Use this Independence Day children’s sermon to show kids that real freedom is that which Christ gives us.
Scripture: Romans 8:2
Say, Independence day is this week. Who knows what Independence Day is about?
Independence Day is the day the early Americans said they weren’t going to serve the English king anymore. They were going to make their own country.
Of course, the king of England didn’t like that, so he sent soldiers to attack the Americans.
(Show your picture of the Revolutionary War.)
There was a war that the early Americans eventually won. They made their own country and didn’t have to serve the king of England ever again. We have freedom today because of what they did.
But we also have an even more important kind of freedom because of what Jesus did.
(Show your picture of Jesus on the cross.)
Jesus died to set us free sin and death. God’s rule is that anyone who sins, anyone who does something wrong, is supposed to die and go to Hell. But God doesn’t want us to die. He loves us and wants us to live forever with Him.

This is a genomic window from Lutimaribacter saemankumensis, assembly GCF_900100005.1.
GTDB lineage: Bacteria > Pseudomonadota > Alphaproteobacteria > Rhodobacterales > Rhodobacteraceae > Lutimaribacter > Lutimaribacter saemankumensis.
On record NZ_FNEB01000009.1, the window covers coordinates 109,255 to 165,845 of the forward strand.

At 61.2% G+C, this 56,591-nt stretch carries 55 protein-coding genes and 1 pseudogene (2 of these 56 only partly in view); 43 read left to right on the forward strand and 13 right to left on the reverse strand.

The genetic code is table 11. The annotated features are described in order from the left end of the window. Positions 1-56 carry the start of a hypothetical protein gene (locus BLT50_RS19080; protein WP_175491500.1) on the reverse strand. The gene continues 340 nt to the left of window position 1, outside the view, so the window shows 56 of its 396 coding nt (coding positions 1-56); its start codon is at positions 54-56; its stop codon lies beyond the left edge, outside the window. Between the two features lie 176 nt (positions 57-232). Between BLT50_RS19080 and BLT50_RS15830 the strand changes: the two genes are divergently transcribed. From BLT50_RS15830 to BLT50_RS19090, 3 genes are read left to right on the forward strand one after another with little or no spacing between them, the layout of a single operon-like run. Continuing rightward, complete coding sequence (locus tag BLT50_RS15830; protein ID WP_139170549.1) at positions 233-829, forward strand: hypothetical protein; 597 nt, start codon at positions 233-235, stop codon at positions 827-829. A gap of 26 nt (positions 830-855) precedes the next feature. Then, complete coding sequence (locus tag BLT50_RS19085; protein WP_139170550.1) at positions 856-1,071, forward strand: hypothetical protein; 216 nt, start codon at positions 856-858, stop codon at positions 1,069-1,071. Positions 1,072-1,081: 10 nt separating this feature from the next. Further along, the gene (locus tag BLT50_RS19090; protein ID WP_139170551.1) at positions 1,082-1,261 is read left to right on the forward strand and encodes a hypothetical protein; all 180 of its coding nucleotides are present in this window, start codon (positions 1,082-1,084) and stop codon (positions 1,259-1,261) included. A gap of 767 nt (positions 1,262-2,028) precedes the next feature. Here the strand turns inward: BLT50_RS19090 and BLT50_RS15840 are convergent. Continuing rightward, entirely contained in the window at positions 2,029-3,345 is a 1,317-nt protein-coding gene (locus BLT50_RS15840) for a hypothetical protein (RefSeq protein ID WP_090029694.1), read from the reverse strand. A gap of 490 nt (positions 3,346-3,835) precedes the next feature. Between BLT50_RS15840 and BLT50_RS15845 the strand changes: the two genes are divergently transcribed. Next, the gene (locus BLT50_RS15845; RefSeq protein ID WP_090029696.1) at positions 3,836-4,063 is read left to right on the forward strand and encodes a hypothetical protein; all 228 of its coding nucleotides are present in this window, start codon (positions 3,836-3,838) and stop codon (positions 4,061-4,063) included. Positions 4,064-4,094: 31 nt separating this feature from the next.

So, He sent Jesus to die for us. Jesus took our punishment so that when we die, we don’t have to go to Hell. Our spirits go to Heaven and then, one day, when Jesus comes back, He’ll bring our bodies back to life too. He set us free from death.
He also set us free from sin because He gave us the power to do the right things instead of doing the wrong things. If we believe in Jesus, we can always do what is right if we fight the temptation to do what is wrong.
The Apostle Paul said…
(Read Romans 8:2.)
“Through Christ Jesus the law of the Spirit who gives life has set you free from the law of sin and death.”
Father, we thank You for those who fought for our freedom. We thank You even more for Jesus, who gave us freedom from death and freedom from sin. Help us to live in that freedom by doing what is right and not giving in to our temptations to do wrong. In Jesus’ name we pray, amen.
You can also find this children’s sermon for Kindle or in print in my book, Holy Days: Children’s Sermons for the Holidays.